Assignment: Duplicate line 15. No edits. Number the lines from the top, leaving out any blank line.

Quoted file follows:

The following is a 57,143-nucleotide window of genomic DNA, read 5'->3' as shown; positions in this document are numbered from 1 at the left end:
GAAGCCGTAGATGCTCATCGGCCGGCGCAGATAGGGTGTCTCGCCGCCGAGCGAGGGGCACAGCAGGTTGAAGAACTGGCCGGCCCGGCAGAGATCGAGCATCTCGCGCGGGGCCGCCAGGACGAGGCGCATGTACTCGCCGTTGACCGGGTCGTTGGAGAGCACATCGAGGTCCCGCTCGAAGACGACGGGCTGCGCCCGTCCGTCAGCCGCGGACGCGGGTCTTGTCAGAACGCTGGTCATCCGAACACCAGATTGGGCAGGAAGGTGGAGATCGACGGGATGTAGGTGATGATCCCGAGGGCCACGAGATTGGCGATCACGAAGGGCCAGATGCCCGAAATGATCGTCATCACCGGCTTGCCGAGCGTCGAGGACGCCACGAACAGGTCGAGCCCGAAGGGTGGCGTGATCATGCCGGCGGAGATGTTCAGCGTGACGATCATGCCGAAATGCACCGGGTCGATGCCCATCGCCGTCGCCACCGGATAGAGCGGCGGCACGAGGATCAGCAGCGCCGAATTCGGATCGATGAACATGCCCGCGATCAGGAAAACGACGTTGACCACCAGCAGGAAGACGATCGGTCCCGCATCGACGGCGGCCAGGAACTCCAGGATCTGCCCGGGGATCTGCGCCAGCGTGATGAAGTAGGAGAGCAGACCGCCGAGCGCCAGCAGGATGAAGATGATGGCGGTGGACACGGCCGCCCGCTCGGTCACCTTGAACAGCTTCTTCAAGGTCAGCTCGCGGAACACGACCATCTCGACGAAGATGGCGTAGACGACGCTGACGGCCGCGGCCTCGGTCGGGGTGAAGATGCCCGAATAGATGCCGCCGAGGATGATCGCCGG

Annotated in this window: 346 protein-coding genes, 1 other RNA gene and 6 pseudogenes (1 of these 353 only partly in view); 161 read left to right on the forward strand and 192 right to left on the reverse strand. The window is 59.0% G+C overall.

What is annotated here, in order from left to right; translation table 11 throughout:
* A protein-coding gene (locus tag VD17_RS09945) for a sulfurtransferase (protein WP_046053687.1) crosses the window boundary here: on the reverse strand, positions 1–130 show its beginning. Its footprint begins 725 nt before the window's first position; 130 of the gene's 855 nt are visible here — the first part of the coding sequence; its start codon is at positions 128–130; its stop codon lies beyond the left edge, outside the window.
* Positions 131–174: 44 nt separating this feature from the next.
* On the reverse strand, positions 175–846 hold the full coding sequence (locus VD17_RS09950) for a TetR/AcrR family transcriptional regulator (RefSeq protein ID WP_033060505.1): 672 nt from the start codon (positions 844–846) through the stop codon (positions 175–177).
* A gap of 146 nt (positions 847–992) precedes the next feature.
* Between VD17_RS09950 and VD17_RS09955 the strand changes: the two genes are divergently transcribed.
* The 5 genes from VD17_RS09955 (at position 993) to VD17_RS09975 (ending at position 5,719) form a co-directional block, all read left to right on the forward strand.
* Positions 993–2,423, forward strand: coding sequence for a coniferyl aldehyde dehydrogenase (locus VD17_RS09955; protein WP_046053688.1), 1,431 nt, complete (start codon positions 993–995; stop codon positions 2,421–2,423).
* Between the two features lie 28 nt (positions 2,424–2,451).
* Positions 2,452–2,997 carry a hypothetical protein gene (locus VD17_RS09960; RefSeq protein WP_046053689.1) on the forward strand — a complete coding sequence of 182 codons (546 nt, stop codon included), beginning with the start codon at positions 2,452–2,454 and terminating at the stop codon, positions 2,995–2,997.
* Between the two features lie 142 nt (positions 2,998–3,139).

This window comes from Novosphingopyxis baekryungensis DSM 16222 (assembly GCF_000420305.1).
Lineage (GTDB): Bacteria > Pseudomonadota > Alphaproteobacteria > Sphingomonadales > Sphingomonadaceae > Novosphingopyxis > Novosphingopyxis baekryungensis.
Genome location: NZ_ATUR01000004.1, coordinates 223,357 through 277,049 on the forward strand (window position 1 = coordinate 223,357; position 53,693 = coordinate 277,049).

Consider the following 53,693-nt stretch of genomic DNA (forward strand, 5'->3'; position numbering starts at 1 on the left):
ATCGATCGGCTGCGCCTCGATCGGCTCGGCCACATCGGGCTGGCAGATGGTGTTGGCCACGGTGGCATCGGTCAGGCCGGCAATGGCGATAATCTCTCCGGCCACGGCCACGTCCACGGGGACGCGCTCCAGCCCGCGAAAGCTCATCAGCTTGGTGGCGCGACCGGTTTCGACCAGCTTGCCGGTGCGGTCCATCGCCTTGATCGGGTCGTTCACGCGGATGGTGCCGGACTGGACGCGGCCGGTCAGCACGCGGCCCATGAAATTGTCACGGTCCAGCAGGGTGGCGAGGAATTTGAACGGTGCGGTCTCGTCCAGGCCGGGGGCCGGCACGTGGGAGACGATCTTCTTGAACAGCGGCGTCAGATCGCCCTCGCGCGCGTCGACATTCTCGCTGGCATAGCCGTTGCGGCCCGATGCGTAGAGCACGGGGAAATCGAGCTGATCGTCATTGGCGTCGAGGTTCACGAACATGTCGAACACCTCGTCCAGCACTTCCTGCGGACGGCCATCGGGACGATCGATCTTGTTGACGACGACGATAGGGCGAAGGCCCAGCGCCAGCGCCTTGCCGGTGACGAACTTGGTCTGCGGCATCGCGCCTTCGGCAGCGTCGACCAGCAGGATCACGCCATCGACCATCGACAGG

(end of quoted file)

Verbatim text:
This window comes from Novosphingopyxis baekryungensis DSM 16222 (assembly GCF_000420305.1).